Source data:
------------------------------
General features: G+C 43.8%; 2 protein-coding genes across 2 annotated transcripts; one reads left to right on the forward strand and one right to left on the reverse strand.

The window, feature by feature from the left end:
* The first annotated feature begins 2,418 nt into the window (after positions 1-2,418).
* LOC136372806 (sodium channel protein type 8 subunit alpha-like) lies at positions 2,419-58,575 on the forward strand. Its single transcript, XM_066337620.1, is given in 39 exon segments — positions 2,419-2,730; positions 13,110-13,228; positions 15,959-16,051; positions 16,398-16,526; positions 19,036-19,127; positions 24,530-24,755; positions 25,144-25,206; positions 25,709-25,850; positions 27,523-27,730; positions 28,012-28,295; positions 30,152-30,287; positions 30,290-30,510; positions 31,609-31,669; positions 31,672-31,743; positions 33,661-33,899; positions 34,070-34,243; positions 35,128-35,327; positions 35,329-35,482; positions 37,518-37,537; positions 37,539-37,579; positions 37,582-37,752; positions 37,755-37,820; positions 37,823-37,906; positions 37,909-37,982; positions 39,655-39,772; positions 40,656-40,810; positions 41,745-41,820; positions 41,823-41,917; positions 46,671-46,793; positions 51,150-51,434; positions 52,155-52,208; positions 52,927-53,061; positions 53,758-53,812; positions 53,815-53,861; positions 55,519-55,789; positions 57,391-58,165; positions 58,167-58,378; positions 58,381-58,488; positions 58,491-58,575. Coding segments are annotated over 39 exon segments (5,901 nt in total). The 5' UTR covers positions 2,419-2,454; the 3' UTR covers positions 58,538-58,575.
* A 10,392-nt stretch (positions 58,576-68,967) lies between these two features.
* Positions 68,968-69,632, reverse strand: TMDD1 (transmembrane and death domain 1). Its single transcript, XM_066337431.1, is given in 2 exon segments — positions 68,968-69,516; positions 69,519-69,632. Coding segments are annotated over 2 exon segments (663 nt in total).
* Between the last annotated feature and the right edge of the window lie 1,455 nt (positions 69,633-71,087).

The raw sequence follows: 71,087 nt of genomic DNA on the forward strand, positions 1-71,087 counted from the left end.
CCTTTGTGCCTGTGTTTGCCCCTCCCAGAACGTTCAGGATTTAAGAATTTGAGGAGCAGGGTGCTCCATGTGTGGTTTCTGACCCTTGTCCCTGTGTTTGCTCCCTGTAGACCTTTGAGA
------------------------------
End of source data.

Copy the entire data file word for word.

General features: G+C 43.8%; 2 protein-coding genes across 2 annotated transcripts; one reads left to right on the forward strand and one right to left on the reverse strand.

The window, feature by feature from the left end:
* The first annotated feature begins 2,418 nt into the window (after positions 1-2,418).
* LOC136372806 (sodium channel protein type 8 subunit alpha-like) lies at positions 2,419-58,575 on the forward strand. Its single transcript, XM_066337620.1, is given in 39 exon segments — positions 2,419-2,730; positions 13,110-13,228; positions 15,959-16,051; positions 16,398-16,526; positions 19,036-19,127; positions 24,530-24,755; positions 25,144-25,206; positions 25,709-25,850; positions 27,523-27,730; positions 28,012-28,295; positions 30,152-30,287; positions 30,290-30,510; positions 31,609-31,669; positions 31,672-31,743; positions 33,661-33,899; positions 34,070-34,243; positions 35,128-35,327; positions 35,329-35,482; positions 37,518-37,537; positions 37,539-37,579; positions 37,582-37,752; positions 37,755-37,820; positions 37,823-37,906; positions 37,909-37,982; positions 39,655-39,772; positions 40,656-40,810; positions 41,745-41,820; positions 41,823-41,917; positions 46,671-46,793; positions 51,150-51,434; positions 52,155-52,208; positions 52,927-53,061; positions 53,758-53,812; positions 53,815-53,861; positions 55,519-55,789; positions 57,391-58,165; positions 58,167-58,378; positions 58,381-58,488; positions 58,491-58,575. Coding segments are annotated over 39 exon segments (5,901 nt in total). The 5' UTR covers positions 2,419-2,454; the 3' UTR covers positions 58,538-58,575.
* A 10,392-nt stretch (positions 58,576-68,967) lies between these two features.
* Positions 68,968-69,632, reverse strand: TMDD1 (transmembrane and death domain 1). Its single transcript, XM_066337431.1, is given in 2 exon segments — positions 68,968-69,516; positions 69,519-69,632. Coding segments are annotated over 2 exon segments (663 nt in total).
* Between the last annotated feature and the right edge of the window lie 1,455 nt (positions 69,633-71,087).

The raw sequence follows: 71,087 nt of genomic DNA on the forward strand, positions 1-71,087 counted from the left end.
CCTTTGTGCCTGTGTTTGCCCCTCCCAGAACGTTCAGGATTTAAGAATTTGAGGAGCAGGGTGCTCCATGTGTGGTTTCTGACCCTTGTCCCTGTGTTTGCTCCCTGTAGACCTTTGAGA